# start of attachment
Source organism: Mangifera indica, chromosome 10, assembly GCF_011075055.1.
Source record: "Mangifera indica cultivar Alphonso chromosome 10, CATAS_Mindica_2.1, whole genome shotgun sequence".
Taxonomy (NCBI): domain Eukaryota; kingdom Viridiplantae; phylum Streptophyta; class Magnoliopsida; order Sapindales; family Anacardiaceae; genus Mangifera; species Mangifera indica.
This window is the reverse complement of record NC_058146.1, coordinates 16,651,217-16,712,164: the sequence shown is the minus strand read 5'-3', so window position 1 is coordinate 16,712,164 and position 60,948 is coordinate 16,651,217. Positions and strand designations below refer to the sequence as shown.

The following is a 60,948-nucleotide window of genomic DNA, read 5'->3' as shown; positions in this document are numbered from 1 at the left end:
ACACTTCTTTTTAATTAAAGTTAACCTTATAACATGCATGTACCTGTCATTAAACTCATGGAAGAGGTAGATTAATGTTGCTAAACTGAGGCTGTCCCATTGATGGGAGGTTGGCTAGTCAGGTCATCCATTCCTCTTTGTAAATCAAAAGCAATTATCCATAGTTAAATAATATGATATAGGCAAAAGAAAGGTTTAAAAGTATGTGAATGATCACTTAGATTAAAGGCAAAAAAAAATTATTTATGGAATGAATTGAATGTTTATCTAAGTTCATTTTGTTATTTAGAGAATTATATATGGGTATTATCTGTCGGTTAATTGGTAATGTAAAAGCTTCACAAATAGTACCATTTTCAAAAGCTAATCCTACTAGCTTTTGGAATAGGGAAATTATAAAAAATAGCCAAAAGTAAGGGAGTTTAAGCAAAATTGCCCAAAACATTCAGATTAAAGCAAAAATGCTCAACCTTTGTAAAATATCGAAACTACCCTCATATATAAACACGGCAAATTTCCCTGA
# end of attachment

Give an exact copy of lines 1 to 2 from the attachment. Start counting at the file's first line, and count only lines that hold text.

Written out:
Source organism: Mangifera indica, chromosome 10, assembly GCF_011075055.1.
Source record: "Mangifera indica cultivar Alphonso chromosome 10, CATAS_Mindica_2.1, whole genome shotgun sequence".